Joe Posnanski
Thursday January 7th, 2010

This will be about Andre Dawson, the one player chosen this year by the Baseball Writers Association for the Hall of Fame, but there has to be a bit of set up first. I have this feeling that Dawson's induction this year -- and Jim Rice's induction last year and Jack Morris' climb up the charts -- has something to do with childhood and heroes.

There are much deeper emotions tied to the Baseball Hall of Fame, I think, then for the other Halls. Questions like why Otis Taylor is not in the Pro Football Hall of Fame -- or Jerry Kramer or Ray Guy or Jim Tyrer or Drew Pearson or Bob Kuechenberg or L.C. Greenwood or Chuck Howley or Randy Gradishar -- don't seem to excite the masses. I suspect most people think that at least some of those players ARE in the Hall of Fame.

Same is true in basketball. If I gave you a list of 10 people -- Jim Boeheim, Artis Gilmore, Gail Goodrich, Bill Packer, Jack Sikma, Eddie Sutton, Nate Thurmond, Willis Reed, Dick Vitale, Buck Williams -- you would probably have a hard time picking the five who are in and the five who are out.*

*In case you care (and didn't know off the top of your head): In: Boeheim, Goodrich, Thurmond, Reed, Vitale. Out: Gilmore, Packer, Sikma, Sutton, Williams.

But baseball is different. There have been groups trying to get Shoeless Joe Jackson into the Hall of Fame for about a half century, and you can expect there will be people trying to get Pete Rose into the Hall (and keep him out) forever. There have been millions of words caught in the World Wide Web about why Bert Blyleven absolutely does and does not belong in the Hall of Fame, and not only Blyleven but also Jack Morris, Tim Raines, Ron Santo, Mark McGwire, Dick Allen, Charlie Keller, Marvin Miller, Dr. Frank Jobe, Bill James and the San Diego Chicken.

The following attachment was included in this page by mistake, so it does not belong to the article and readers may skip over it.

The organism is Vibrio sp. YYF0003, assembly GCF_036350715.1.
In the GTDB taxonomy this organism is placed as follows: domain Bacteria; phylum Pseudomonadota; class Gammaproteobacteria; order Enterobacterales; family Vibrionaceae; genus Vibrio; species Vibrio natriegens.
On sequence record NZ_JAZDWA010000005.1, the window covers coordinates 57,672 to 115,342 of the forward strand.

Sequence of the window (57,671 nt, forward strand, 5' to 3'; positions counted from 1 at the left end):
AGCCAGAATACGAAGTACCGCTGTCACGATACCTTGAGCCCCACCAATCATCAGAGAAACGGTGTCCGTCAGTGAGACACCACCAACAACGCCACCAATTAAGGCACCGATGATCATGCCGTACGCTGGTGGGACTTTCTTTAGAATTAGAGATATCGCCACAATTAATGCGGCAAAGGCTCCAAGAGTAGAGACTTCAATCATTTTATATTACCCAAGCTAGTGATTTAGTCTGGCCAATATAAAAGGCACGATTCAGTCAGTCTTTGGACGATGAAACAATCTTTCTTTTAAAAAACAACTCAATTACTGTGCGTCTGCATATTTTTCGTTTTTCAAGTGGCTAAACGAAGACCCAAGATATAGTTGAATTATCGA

Emotion. But why? I suppose that part of it is that baseball probably is more connected to its history than other sports. That's obvious. I suppose that part of it is that baseball is such a number driven sport and so it's more tempting to compare players through the decades. I'm not sure how anyone other than the great Dr. Z could compare Jerry Kramer to Will Shields. I'm not sure how you can legitimately compare Scottie Pippen to Bob Pettit.

But I can tell very easily -- and from a thousand different angles -- compare the numbers of Johan Santana and Lefty Grove. I can adjust those numbers to period. I can factor in their ballparks. Baseball just FEELS comparable in ways that other sports do not.

I think that leads into the main point ... something about timelessness and childhood and heroes. Baseball (alone, I think, among big-time American sports) can give a child the illusion that he/she is watching the sport at it's very best -- better than it was ever played before, better than it will ever be played again. I don't think that children of the 1950s or 1960s or 1970s can honestly say that the quality of football was BETTER then than it is now. I mean the players were so much smaller and slower than now. Same goes with basketball. The golfers of the 1960s may have been better than he golfers now, but they were using much different equipment and playing much shorter courses. The tennis players of the 1970s may have been more fun, but with their wood rackets and Pong-like rallies, they were playing a very different game from today.*